The cures that Peter attempts to create, with the help of some Stark Technology, function as magic bullets—a serum or an antidote for each villain that will rid them of their superpower, and, in the case of Osborn and Ock, presumably their villainy as well. In the case of Doc Ock this is a little more straightforward: in Sam Raimi’s Spiderman 2, Dr. Otto Octavius created mechanical arms to help with his fission reactor, but the chip which allowed him to control the arms—rather than the arms controlling him—broke. Octavius’ death drive later in the movie, as he assumes the villain mantle of Doc Ock—we are led to believe—comes from the mechanical arms, rather than some latent Id the arms simply served to supplement. So Peter’s cure is to fix the broken chip, essentially returning Octavius to himself—silencing the voices of the arms. None of the other cures that Peter develops are explained in any detail. The serum for Dr. Curtis Connors had already been developed by Andrew Garfield’s Spiderman (The Amazing Spider-Man). But as an audience we’re simply supposed to assume that between the technological marvel that is Stark technology, and the combined genius of three Peter Parkers, a cure for each villain could surely be developed and weaponized from a lab.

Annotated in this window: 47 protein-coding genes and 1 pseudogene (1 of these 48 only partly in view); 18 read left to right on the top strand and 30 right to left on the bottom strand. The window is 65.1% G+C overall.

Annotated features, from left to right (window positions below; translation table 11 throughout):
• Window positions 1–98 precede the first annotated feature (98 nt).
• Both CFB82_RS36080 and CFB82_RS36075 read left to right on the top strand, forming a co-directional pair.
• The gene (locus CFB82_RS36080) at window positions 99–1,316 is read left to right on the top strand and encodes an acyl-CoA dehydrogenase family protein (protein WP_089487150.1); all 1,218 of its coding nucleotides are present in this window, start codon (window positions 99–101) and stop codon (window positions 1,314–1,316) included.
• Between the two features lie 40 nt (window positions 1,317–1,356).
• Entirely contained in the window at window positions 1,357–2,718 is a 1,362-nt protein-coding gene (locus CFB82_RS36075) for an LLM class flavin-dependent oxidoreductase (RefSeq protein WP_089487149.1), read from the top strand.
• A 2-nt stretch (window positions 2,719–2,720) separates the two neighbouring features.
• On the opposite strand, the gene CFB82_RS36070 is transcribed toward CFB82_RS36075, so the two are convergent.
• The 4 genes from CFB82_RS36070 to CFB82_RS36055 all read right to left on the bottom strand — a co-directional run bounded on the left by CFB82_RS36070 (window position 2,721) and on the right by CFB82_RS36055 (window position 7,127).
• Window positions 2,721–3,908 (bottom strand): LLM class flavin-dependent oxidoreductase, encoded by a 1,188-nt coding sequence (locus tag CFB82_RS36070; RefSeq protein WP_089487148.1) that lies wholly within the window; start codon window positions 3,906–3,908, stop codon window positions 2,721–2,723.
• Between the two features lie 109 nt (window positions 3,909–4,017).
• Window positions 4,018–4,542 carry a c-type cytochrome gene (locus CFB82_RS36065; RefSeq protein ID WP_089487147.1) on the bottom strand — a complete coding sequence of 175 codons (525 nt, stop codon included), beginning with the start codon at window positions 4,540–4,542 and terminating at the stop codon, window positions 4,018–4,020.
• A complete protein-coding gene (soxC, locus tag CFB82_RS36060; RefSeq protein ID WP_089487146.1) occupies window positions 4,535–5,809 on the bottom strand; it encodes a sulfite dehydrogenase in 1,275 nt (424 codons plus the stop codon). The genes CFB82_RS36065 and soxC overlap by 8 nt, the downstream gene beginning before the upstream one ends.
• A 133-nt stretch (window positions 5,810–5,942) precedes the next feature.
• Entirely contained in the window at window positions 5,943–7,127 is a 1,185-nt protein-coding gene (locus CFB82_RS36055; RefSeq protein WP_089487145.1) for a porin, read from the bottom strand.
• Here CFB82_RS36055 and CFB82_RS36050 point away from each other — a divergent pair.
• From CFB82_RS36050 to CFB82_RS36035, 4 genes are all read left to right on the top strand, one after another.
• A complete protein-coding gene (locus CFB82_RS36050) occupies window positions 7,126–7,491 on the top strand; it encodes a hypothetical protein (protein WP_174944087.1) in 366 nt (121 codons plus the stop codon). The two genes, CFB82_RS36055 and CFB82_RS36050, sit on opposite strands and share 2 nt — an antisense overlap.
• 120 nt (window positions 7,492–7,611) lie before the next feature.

While I admire the decision to try to help each of Spidey’s foes—particularly since the Avengers have never met a problem they don’t try to punch their way out of—the curative ideal that Spiderman peddles tells us a lot about how the US in particular addresses public health problems, the medical and social ills that the country chooses to “cure” or address through vertical, top-down tactics. The approach Peter tries to use in No Way Home demonstrates this magic bullet model, one which attempts to simplify the complicated, multidimensional dynamics of illness into a one-size-fits all pill or technological intervention. Peter’s method for a cure essentially presents an overly medicalized idea of recovery which brackets out what are often referred to as the social, structural, and political determinants of health (Dawes 2020; WHO 2010).